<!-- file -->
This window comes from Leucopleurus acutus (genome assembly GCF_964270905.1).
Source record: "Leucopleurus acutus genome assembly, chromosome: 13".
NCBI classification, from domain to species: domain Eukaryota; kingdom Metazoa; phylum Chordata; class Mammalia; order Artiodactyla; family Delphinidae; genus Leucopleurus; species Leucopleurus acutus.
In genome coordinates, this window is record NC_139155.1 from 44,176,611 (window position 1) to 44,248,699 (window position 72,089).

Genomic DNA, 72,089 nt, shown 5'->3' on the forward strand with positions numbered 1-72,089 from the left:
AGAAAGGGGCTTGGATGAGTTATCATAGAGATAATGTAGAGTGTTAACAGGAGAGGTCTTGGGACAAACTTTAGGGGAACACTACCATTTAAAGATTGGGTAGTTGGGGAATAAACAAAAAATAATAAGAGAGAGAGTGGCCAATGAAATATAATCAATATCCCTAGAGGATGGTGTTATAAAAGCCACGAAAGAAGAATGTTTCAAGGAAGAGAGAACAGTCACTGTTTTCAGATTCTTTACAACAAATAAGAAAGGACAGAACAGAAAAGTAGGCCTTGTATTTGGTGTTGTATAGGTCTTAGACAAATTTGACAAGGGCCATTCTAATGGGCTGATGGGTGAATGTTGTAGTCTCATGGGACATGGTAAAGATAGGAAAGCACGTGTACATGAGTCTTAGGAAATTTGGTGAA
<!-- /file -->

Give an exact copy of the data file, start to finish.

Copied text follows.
This window comes from Leucopleurus acutus (genome assembly GCF_964270905.1).
Source record: "Leucopleurus acutus genome assembly, chromosome: 13".
NCBI classification, from domain to species: domain Eukaryota; kingdom Metazoa; phylum Chordata; class Mammalia; order Artiodactyla; family Delphinidae; genus Leucopleurus; species Leucopleurus acutus.
In genome coordinates, this window is record NC_139155.1 from 44,176,611 (window position 1) to 44,248,699 (window position 72,089).

Genomic DNA, 72,089 nt, shown 5'->3' on the forward strand with positions numbered 1-72,089 from the left:
AGAAAGGGGCTTGGATGAGTTATCATAGAGATAATGTAGAGTGTTAACAGGAGAGGTCTTGGGACAAACTTTAGGGGAACACTACCATTTAAAGATTGGGTAGTTGGGGAATAAACAAAAAATAATAAGAGAGAGAGTGGCCAATGAAATATAATCAATATCCCTAGAGGATGGTGTTATAAAAGCCACGAAAGAAGAATGTTTCAAGGAAGAGAGAACAGTCACTGTTTTCAGATTCTTTACAACAAATAAGAAAGGACAGAACAGAAAAGTAGGCCTTGTATTTGGTGTTGTATAGGTCTTAGACAAATTTGACAAGGGCCATTCTAATGGGCTGATGGGTGAATGTTGTAGTCTCATGGGACATGGTAAAGATAGGAAAGCACGTGTACATGAGTCTTAGGAAATTTGGTGAA